Several states, including Georgia, Indiana, Texas, and Iowa, passed legislation or changed their administrative codes to establish a specific maternal level of care deation for all hospitals that provide maternity care. An essential component of all of these programs is the concept of an integrated system in which level III or IV maternal centers provide education and consultation, including training for quality improvement initiatives and severe morbidity and mortality case review, to level I and II facilities and provide for a streamlined system for maternal transport when necessary.

The CDC developed the Levels of Care Assessment Tool LOCATe 30 in to address a need identified by states and national partners for a simple, web-based tool that standardizes the assessment of maternal and neonatal care capabilities of facilities. It is in alignment with the national guidelines published by the American College of Obstetricians and Gynecologists and the Society for Maternal-Fetal Medicine and the national guidelines published by the American Academy of Pediatrics.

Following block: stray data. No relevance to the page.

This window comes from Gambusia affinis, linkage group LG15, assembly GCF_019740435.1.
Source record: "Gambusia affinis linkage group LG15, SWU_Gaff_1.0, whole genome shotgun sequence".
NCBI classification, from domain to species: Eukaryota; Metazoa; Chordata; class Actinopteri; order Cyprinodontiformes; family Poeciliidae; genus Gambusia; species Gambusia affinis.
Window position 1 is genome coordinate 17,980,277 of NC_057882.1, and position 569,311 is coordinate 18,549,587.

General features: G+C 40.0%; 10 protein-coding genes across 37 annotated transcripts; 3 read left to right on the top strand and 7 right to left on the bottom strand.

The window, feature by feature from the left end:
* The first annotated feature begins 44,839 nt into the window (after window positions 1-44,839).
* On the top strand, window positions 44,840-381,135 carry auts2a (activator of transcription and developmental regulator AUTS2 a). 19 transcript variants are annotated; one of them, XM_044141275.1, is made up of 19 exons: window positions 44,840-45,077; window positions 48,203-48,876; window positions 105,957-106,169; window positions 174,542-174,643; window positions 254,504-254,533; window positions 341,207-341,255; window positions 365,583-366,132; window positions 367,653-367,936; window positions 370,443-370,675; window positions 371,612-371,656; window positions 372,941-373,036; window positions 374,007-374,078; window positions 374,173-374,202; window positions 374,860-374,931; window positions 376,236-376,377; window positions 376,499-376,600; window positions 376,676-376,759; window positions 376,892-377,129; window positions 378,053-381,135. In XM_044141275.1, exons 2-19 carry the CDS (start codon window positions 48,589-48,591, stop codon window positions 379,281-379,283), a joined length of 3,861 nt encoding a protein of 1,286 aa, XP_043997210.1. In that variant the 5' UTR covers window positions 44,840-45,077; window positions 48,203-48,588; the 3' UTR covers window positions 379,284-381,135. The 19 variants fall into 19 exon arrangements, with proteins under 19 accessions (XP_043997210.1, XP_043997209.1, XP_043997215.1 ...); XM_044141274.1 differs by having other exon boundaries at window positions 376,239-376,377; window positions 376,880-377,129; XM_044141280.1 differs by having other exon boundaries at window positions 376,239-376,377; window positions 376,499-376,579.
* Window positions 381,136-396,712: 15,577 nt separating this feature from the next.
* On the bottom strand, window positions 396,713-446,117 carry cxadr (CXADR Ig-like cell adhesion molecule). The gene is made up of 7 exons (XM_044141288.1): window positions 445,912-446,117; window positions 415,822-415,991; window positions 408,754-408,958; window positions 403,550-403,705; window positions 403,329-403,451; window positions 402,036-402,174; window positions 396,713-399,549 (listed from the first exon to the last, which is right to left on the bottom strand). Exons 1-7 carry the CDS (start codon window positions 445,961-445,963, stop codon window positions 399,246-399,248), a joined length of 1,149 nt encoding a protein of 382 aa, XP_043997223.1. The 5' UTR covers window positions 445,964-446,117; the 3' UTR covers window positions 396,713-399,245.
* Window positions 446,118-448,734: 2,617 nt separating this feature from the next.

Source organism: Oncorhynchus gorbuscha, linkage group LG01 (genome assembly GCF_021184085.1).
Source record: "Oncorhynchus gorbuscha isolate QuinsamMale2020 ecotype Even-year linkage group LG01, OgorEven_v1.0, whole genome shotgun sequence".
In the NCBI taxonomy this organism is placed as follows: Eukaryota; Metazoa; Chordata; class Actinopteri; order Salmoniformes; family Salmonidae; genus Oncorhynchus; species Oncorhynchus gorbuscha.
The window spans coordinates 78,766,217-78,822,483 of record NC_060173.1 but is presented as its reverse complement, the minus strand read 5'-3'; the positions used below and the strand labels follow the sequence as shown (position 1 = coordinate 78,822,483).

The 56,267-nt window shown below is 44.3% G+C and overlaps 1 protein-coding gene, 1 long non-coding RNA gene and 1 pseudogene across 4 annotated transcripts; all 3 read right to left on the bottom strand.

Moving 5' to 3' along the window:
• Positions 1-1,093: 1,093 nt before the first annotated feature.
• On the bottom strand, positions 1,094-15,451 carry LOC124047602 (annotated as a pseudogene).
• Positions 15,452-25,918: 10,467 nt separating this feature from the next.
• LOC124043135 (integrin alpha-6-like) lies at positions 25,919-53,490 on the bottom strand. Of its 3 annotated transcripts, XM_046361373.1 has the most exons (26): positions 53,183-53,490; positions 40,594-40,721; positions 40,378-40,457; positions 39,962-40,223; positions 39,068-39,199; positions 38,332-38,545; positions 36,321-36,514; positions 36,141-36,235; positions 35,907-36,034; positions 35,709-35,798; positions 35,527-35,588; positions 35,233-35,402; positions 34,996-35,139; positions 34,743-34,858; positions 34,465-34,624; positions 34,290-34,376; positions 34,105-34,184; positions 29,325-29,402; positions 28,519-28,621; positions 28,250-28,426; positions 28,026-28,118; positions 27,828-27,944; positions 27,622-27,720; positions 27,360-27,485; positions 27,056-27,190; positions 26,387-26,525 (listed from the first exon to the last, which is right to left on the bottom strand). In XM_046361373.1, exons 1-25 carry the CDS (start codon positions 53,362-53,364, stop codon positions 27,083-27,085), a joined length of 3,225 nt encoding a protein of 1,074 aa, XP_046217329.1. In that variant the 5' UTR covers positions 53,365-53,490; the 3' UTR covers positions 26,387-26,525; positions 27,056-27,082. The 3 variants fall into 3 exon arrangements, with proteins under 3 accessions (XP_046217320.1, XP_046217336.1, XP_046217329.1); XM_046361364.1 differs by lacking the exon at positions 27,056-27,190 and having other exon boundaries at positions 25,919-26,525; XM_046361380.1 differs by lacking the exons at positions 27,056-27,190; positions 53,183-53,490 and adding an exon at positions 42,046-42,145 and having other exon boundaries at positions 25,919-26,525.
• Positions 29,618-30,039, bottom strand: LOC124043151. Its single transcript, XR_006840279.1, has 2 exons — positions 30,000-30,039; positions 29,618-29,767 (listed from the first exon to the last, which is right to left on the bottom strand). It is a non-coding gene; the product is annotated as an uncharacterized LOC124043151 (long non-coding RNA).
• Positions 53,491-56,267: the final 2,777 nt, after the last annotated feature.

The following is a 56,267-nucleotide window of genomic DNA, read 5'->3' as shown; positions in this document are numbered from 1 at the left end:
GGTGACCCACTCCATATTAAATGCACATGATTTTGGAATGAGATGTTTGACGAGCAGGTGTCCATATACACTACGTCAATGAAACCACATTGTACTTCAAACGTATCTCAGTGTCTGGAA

The verification program involves an on-site survey to assess levels of maternal care in an obstetric facility according to the Levels of Maternal Care Obstetric Care Consensus criteria. A multidisciplinary team that represents organizations with expertise in maternal risk-appropriate care piloted this program with 14 facilities across three states Georgia, Illinois, and Wyoming. Experience from LOCATe and the pilot verification program have informed the revisions of this document to better enable implementation.